Every time Jude Bonner's 16-year-old son, James, wanted to go snowboarding or kitesurfing with his friends, she simply opened her wallet and handed him the cash.
But with three kitesurfing lessons a month costing Dh350 a session and two snowboarding lessons at Dh200 each, the British housewife quickly realised she was spending far more on her son's hobbies than she wanted to.
"Once I factored in trips to the cinema and pizza with friends, I was spending up to Dh2,000 a month," says Mrs Bonner, a former relocation expert who moved to the UAE in 2006 after her husband, a telecoms executive, took up a new position in Dubai.
"I converted it back into pounds and nearly had a heart attack. That was when I knew I needed to give him an allowance that would encompass everything."
Unsure of how much to give her son, Mrs Bonner joined a financial literacy think tank run by Visa, the global payment solutions company, and attended by several other mothers in a similar position. The first meeting was held in May this year, followed by a second session in July with mothers from all walks of life discussing the difficulties of teaching their children the value of money.
"The think tank didn't help me decide the amount I should give James, but it made me think more clearly about not opening my wallet every time he asked," says Mrs Bonner, 52, whose son sets up a handyman business every summer in the UK with his friends and is also a committed fund-raiser for charity.
"Afterwards, we sat him down and said he would receive Dh800 a month plus Dh75 a week for lunch money, which he was OK with because he studies business and economics and likes working out money.
"While the new amount means he cannot do everything as often as he likes, it's about trying to find a reasonable balance. When you've dragged your child halfway around the world, you want them to fit in. But in the UK, his peer group are doing newspaper rounds or working in the local supermarket and you would be much firmer about how much you give. You can't do that here because they all have a BlackBerry and are going out for lunch at Nobu."
Mrs Bonner's concern for her son's financial well-being was not only caused by the amount she was spending to fund his lifestyle, but also because student life is just around the corner.
"We're looking towards university now and I thought he was doing OK because he knows how to do the laundry and how to cook, but I can't imagine him shopping for the week on a budget," she says.
With a large proportion of UAE school leavers heading overseas to university at the end of this month, the time for understanding how to manage their own money is right now.
From opening a student account to securing a student loan and living on a monthly budget that covers their living expenses, new students will have to get their heads around their finances very quickly. Which is why educating teenagers about the financial pitfalls that lie ahead is so important.
"Institutions have a responsibility to teach financial literacy in schools from a young age," says Lama Kabbani, the corporate communications manager for Visa. "My father never taught me about personal finance because in Arabic culture you don't talk about money. The parents don't want the children to be in need so they supply them with as much as they can. When I left university and was working, I had to pay back my student loan and I learnt the hard way."
Visa has run a number of financial literacy campaigns to help educate young people in the UAE about the value of money, including setting up a website (www.moneyskills.me) and supporting schools and universities in the region.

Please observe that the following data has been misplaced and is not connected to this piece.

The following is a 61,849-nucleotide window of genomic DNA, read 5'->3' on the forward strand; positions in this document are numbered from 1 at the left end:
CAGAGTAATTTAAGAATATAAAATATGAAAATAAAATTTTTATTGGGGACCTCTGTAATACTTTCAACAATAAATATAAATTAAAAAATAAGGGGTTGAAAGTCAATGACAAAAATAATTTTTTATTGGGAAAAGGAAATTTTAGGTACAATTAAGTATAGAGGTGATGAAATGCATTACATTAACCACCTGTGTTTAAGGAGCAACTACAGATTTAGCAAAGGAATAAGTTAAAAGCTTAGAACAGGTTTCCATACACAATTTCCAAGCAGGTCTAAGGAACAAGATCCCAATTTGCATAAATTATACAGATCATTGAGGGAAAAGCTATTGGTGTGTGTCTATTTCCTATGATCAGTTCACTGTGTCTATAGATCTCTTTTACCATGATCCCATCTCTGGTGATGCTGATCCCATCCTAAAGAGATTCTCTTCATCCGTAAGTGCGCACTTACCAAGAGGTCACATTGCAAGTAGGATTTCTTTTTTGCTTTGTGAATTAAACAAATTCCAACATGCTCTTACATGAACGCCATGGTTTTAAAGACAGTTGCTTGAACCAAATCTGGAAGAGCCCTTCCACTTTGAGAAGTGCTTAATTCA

Now, the corporation is developing an education package for teachers to educate their pupils. But as well as teaching the children, Visa realised the parents needed help as well.
"The think tank works because it gives parents an opportunity to exchange ideas and we are learning more about the challenges that parents face dealing with the different age groups."
Lynn Smith, an Australian housewife who moved to the UAE in 2007, believes educating her 15-year-old daughter, Jessica, about money management now rather than in three years' time is key to her future.
"In three years, she'll be off to university and she won't have my bottomless pockets to tap into or know what comes first - a night out with friends or the rent," says Mrs Smith, whose husband, Gary, works in construction.
"If we don't do something positive and constructive without just criticising their spending, they are the ones that will accumulate debt and then carry it with them."
Mrs Smith decided to attend Visa's think tank after struggling to find a suitable bank account in the UAE for her daughter because of the high fees on many accounts.
"We set up an account in 2007, but it cost almost as much as her pocket money every month to maintain it. We had to pay Dh76 a month for a basic account when she was only receiving Dh50 a week pocket money. By the time she took out a few dirhams for spending, it was pointless having it."
Although children's bank accounts do exist in the UAE, with a number of institutions offering accounts dedicated to that sector, they usually have to be attached to the parent's sponsorship and come with hefty fees.
Ammar Shams, the regional head of corporate sustainability for HSBC Bank Middle East, says having accounts for children is not necessarily the number one priority for banks in the UAE.
"The world's banking system has changed and they are not able to offer customers what they had before. It's really a question of what you can do with the resources you have and in a nation where 80 per of the nation are expatriates - many of whom will only spend a few years here - it's not necessarily a very high priority market for banks.
"At HSBC, for example, we are limited by Central Bank regulations to only having eight branches - something that applies to all international banks - so we have to evaluate how many people we can reasonably accommodate and be a little more selective on the services we can offer."
However, Mr Shams says parents should not be deterred by this and advises them to look at other ways to manage their teenagers' monthly allowances. He suggests creating an account at home, where the child can see their balance on a spreadsheet. Parents can also open an online bank account or children can simply store cash in a money bank.
"There are many ways of creating an account for your child without physically going into a bank and opening one. My nephews and nieces are flush with cash during Eid and on their birthdays, but rather than spending it, they give it to my brother, who keeps it in a wallet in a safe ready for their next big-ticket item. They can physically see how much they have in their wallet whenever they want."